Chapter 1: Do I Belong Here? Imposter Syndrome of Being a First-Generation Student

I'm sure you felt the need to click on this blog post because you feel it in the pit of your stomach every day before class. It is the never-ending question and thoughts that do not seem to stop being on loop. You spend more time in the library studying than anyone else because of it. You see it when you receive your test scores back, despite the all-nighter you previously pulled to study for it. You feel it when your teacher cold calls on you to answer a question you have no idea how to answer. Each day after class you think to yourself: “Do I belong here?” 

The quick answer is, heck yes you do! Imposter syndrome is believing you don’t belong or deserve to be somewhere. As first-generation students, it is easy to feel the weight of the world rest on your shoulder because you feel like you have something to prove. Most of us attend universities to of course go after the career we want, but let’s be real, it is much deeper than that. We are breaking generational cycles by being the first in our family to graduate from college. It's the guilt we carry for attending a college with tuition outside of our parent’s yearly income. It's entering a new world unfamiliar to you and your family, believing there isn’t a village ready to welcome you with support. 

The trick to imposter syndrome is knowing you are entirely up to yourself. We are the only ones who can control the little voice in our heads, therefore let's mirror the truth to it. Here are some mindfulness exercises to help lower the lies we tell ourselves: 

 

Affirmations

I know what you’re thinking: “how can repeating words I don’t believe about myself work?” Repeating positive statements every day can shift our mindset from the negative narrative we feed ourselves. It may feel uncomfortable at first, as it always is when trying something new. Over time, these statements will become a part of you. You’ll find yourself second-guessing yourself less because you know your capabilities.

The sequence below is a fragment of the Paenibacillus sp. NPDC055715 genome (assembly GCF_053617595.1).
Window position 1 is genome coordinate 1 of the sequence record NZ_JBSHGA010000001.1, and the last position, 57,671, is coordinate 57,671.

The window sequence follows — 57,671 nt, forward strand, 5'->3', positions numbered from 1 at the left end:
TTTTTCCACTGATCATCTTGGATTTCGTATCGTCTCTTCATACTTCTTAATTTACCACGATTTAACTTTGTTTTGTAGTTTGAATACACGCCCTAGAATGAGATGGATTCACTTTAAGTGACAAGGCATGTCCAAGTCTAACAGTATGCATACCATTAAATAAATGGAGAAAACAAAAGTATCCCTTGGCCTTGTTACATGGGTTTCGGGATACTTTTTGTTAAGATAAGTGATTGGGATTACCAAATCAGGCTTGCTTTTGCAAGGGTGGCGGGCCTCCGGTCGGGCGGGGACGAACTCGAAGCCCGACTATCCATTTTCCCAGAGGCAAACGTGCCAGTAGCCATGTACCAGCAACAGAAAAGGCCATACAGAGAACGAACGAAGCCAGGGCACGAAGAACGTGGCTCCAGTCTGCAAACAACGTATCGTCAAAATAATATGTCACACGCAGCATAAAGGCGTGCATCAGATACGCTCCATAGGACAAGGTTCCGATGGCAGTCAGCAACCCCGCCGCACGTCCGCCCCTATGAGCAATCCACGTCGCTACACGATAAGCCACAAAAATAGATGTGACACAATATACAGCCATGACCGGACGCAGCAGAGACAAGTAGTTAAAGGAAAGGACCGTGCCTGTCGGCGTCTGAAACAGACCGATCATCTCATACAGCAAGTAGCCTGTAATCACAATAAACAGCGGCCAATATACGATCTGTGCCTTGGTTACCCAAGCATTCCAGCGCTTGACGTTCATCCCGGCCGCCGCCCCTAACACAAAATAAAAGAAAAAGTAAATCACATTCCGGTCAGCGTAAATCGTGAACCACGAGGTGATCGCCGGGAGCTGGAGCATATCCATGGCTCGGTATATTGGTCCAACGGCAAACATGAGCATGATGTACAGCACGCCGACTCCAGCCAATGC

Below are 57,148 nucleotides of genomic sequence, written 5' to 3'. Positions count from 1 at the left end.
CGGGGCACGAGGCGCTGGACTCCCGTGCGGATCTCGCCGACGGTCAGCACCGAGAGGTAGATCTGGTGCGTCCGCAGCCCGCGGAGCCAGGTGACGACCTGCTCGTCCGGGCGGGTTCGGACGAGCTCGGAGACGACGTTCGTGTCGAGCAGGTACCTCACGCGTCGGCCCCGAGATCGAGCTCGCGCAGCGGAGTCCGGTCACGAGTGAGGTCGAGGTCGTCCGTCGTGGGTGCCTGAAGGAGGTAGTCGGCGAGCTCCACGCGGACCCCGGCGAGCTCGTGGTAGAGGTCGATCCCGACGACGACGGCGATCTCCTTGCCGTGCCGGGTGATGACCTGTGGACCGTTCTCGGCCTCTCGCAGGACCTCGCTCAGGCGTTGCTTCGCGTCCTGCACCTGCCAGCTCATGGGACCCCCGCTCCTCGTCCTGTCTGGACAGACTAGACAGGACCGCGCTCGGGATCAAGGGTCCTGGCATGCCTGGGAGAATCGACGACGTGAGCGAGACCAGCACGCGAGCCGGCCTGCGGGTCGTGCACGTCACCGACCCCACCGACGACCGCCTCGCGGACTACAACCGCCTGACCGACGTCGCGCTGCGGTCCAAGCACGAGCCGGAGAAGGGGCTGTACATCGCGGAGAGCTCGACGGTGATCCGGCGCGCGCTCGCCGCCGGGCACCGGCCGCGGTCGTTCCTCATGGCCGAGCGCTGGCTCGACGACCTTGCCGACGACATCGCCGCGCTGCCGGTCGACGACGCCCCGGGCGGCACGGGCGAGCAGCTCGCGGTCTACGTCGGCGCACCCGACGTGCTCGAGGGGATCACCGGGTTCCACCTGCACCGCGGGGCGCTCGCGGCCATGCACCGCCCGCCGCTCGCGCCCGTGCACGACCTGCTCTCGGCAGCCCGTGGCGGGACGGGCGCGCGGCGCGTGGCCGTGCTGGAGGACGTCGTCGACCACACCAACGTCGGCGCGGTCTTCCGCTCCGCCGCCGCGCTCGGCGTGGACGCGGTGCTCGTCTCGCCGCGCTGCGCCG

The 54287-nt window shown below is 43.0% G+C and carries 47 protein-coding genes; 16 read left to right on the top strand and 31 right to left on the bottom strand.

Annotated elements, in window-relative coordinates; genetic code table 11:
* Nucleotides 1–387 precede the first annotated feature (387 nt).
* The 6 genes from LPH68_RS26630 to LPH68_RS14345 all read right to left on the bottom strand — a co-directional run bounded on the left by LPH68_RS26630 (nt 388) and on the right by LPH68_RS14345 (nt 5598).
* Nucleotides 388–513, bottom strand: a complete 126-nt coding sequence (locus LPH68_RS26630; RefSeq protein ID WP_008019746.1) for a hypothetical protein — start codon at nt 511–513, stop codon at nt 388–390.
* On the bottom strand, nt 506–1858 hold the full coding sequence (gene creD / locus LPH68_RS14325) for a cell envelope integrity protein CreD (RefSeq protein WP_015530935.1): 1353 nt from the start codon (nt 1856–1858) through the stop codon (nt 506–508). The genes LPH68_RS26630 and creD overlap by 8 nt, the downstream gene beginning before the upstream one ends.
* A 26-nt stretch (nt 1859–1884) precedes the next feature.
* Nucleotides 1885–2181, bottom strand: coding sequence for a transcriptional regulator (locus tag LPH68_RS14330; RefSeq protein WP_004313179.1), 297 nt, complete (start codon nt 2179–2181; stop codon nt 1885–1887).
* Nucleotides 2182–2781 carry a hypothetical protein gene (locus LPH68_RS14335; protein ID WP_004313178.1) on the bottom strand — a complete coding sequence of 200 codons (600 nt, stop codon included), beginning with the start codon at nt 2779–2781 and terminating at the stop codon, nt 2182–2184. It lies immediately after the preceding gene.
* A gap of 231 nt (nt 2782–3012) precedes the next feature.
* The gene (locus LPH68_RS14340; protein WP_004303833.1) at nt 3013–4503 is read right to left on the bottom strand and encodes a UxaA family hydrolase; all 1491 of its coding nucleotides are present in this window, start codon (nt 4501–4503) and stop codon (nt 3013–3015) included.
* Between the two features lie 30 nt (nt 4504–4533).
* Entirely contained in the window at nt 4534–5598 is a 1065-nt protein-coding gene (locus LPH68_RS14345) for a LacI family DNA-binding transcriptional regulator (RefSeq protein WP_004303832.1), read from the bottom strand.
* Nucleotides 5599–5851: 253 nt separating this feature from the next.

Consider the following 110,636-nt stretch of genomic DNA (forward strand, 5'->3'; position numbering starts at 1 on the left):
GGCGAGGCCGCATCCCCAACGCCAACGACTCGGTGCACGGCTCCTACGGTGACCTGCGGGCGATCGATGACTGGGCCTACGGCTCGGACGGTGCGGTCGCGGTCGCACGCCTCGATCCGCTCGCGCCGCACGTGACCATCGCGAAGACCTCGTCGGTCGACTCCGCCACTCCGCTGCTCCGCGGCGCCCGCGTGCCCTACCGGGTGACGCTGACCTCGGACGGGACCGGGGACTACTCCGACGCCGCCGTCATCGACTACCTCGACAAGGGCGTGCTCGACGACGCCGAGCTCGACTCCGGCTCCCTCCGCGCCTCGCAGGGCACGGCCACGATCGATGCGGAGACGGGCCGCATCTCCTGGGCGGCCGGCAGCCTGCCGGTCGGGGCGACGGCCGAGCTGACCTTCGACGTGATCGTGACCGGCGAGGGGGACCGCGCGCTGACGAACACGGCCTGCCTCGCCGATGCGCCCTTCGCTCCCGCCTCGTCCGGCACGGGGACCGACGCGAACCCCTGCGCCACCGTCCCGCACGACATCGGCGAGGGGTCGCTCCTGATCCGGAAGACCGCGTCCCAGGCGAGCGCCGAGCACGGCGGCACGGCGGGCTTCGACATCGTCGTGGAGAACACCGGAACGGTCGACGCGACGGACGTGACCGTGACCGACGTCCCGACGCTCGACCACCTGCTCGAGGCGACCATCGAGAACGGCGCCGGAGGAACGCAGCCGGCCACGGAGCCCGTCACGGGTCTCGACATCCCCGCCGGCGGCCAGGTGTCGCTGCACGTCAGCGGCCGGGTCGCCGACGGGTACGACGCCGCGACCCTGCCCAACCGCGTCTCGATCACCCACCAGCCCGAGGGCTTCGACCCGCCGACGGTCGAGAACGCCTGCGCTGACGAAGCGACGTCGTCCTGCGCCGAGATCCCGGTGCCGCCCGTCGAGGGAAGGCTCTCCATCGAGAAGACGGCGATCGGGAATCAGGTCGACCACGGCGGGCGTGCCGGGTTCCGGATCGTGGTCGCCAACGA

Journaling 

Your feelings matter, even the not-so-comfortable ones. Journaling allows you to express yourself without a filter. It also gives you a raw opportunity to self-reflect, and become aware of where your feelings stem from, and the things you are constantly telling yourself. 

 

Find community

Believe it or not, there are other students who are first-generation that are facing very similar obstacles. It is insanely easy to think we are alone and no one can relate to our challenges. The truth is, although your story can only be said from your point of view, there are still many of us who can help navigate this journey by sharing what has helped them stay afloat. Find or create a club on campus that directly focuses on first-generation students. It is a great way to feel less alone and of course, make friends! 

Imposter syndrome is not a short-term fix. It's a mentality we must work to unlearn and relearn that there is space for us here too. It’s a process that requires you to be gentle and patient with yourself. If there is one thing you can take away from this, let it be that are were chosen to be here. If otherwise, you wouldn’t have been. Believe it.

Meet the Author
Jennifer Arnaud is a first-generation Dominicana who was born and raised in New York City. She graduated from Lehman College the School of Education in 2021 with a bachelor's degree in English, minoring in secondary education. Throughout her college career and presently, Jennifer has worked with inner-city schools, providing minority students with access to extracurricular activities, academic support, and mental health services. Today she is a middle school educator in a charter school that focuses on college readiness for Black and Brown scholars. Moreover, Jennifer owns a blog titled Jennwriting, providing a safe environment for vulnerability as a tool for navigating through the phases of healing through mindfulness. She hopes to continue to use her experience to assist other first-generation scholars through the daily challenges of being first-gen. Read more about Jennifer >